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"We Tibetans are looking for a legitimate and meaningful autonomy, an arrangement that would enable Tibetans to live within the framework of the People’s Republic of China."

Tibet repression belies Dalai Lama return hopes

November 12, 2008

By Pema Thinley
Tibetan Review
November 9, 2008

Queensland Liberal backbencher Michael Johnson of Australia has
concluded a Nov 2-5 visit to Tibet by asking China to consider
allowing the Dalai Lama to visit his homeland. "As a friend of China,
I would say that some kind of reconciliation must take place between
Beijing and the Dalai Lama," The Melbourne Herald Sun Nov 8 quoted
Johnson as saying. That may, however, be a wishful thinking, given
China's very forthright rejection of the terms on which the exile
Tibetan leader is willing to return. Besides, two journalists who
accompanied the pro-China lawmaker found Tibet to be in such a state
of repression as to render any positive consideration of his
suggestion by China very unlikely. They found the extent of hostility
towards the Dalai Lama, and the exile Tibetan government, to be the
most striking aspect of their meetings with Chinese officials.

The journalists accompanying Johnson found increased numbers of
soldiers and police patrolling the streets of Lhasa, a fact admitted
by TAR's vice-governor Pema Tsewang who told them the government had
"moderately adjusted" the military and police presence in recent days
because of "separatist activities".

But what the journalists witnessed was more than just moderately
adjusted troop presence or activities. The report cited them as
saying military personnel with machineguns were conducting routine
patrols around Lhasa's historic Barkhor district while snipers were
also positioned on rooftops and stairwells, including around the
city's most holy site, the Jokhang Temple. It said The Courier-Mail
journalist who accompanied Johnson also witnessed (on Nov 4) monks
being bundled into a police van close to Lhasa's historic Jokhang temple.

The Australian Nov 8 reported that the Chinese authorities had gone
to extraordinary lengths to monitor local Tibetans, installing CCTV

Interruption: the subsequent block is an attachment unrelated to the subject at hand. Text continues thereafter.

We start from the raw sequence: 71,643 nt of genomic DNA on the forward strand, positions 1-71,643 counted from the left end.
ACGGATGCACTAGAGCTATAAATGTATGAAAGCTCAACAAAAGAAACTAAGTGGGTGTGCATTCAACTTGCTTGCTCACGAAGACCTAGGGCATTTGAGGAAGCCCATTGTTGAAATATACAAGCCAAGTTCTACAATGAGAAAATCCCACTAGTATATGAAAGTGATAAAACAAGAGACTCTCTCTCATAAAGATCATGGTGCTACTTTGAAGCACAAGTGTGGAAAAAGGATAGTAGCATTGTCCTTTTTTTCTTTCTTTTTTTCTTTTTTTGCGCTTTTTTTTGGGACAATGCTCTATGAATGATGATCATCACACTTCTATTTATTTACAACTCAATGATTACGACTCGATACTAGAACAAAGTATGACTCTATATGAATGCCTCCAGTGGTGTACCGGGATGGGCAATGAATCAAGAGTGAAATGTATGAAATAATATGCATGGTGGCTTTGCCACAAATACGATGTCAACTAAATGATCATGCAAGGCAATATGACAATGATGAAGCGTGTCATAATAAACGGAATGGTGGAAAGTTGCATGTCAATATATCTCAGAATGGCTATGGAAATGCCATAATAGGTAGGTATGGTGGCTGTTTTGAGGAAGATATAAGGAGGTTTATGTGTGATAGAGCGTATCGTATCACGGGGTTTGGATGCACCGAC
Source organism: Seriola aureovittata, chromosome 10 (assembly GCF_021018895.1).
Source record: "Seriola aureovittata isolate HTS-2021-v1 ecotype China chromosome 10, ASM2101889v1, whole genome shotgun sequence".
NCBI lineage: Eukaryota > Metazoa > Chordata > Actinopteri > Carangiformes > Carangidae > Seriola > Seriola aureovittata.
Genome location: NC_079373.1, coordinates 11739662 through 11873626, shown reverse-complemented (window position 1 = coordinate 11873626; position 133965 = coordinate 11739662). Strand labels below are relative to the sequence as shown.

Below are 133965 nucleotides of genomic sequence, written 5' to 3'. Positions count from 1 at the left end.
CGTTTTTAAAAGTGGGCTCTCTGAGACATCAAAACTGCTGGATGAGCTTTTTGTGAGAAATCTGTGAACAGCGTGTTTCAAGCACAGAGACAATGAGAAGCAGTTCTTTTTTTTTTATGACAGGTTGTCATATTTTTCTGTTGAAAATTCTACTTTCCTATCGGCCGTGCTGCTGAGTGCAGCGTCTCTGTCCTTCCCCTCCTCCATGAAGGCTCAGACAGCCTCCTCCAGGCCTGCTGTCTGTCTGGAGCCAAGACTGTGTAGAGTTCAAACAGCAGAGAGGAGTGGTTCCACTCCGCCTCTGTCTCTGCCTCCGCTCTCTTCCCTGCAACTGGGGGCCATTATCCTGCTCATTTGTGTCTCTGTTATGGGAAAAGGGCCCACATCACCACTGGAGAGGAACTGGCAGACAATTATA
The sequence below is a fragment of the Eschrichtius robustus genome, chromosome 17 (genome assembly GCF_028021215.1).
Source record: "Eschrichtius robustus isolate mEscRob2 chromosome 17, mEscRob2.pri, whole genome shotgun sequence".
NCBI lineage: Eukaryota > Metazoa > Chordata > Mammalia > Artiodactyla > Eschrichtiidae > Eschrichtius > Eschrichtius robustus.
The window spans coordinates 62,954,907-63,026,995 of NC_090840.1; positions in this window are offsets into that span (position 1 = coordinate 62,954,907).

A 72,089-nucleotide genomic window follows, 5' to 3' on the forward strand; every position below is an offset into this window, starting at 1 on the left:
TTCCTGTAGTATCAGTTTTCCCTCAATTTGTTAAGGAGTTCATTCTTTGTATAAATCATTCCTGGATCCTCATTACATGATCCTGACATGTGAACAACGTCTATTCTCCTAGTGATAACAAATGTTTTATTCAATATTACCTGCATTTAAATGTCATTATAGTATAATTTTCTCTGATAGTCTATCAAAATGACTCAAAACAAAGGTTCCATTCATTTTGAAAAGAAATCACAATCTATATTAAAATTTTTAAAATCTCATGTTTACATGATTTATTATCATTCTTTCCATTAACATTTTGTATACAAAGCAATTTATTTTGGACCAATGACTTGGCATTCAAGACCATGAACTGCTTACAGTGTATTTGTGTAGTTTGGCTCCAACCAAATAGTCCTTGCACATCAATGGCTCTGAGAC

cameras on buildings and deploying plainclothes police as well as the
more overt scrutiny of the large numbers of uniformed police and
soldiers. It said that as night fell, hundreds of Chinese troops
fanned out across Lhasa city, armed with riot shields and assault
rifles. "They set up sentry posts on street corners and dispatch
patrols in groups of six soldiers, three with shields and three with guns."

Johnson, vice-chairman of the Australia-China Parliamentary
Friendship group, visited Tibet with two journalists at the
invitation of the Chinese Government, which urged them: "Tell
Australians what you have heard and seen about the truth in Tibet."
They were given access to high-level Communist Party officials,
parliamentarians and local governors in Lhasa, with the obvious view
that the journalists should limit their coverage to their comments.

The Australian report said the official programme for the visitors
included no meetings with senior Buddhists and no one whose views
strayed from the official line. A request to visit Drapchi prison,
where at least 202 people involved in the March protests were
reported to remain incarcerated, was refused.

The journalists made up for the deficit in their access to news about
the situation in Tibet by slipping out of their hotel at night. They
found the local Tibetans reluctant to talk, fearing they might be
seen or overheard by the authorities or reported on by spies and
informers whose presence was reported to be ubiquitous. One monk who
had the courage to speak to The Australian had said, "more and more
Chinese, more and more soldiers" in Lhasa in recent weeks.

Official cooperation in enabling the visiting journalists to report
truthfully was not forthcoming. For example, the newspaper said
attempts to get an explanation on a group of monks seen on Nov 4
being placed in a police van and taken away were entirely unsuccessful.

The journalists found the Chinese officials in total denial mode when
asked about the all too obviously negative aspects of the government
policies and actions in Tibet. And due to their little understanding
or acceptance that Tibetans may have different priorities, they could
not understand why years of economic growth in Tibet had failed to
quell Tibetan demands for greater autonomy or independence.

The reporters found Lhasa brimming with middle class prosperity.
However, they found this class to be made up almost entirely of
Chinese immigrants, while the local Tibetans, being primarily
herdsmen and farmers, lacked the literacy skills and education to
seize the opportunities created by China's massive investment.

The reporters also found officials often contradicting each other on
Tibet policy measures. For example, the head of religious affairs of
the Tibet Autonomous Region, Kalsang, denied widely reported views in
the West that monks were required to denounce the Dalai Lama as part
of "patriotic education" programmes in monasteries. Yet, Wang Jinjun,
vice-director-general of the State Council Information Office in
Beijing conceded several days later that monks in Tibet were being
given "legal information programs" in which they were told not to mix
religion with politics.

The reporters found the most striking aspect of their meetings with
Chinese officials to be the extent of their hostility towards the
Dalai Lama. Wang equated granting greater autonomy to Tibet to
reducing the region to "a backwater society which features theocratic
rule" and to its feudal origins.
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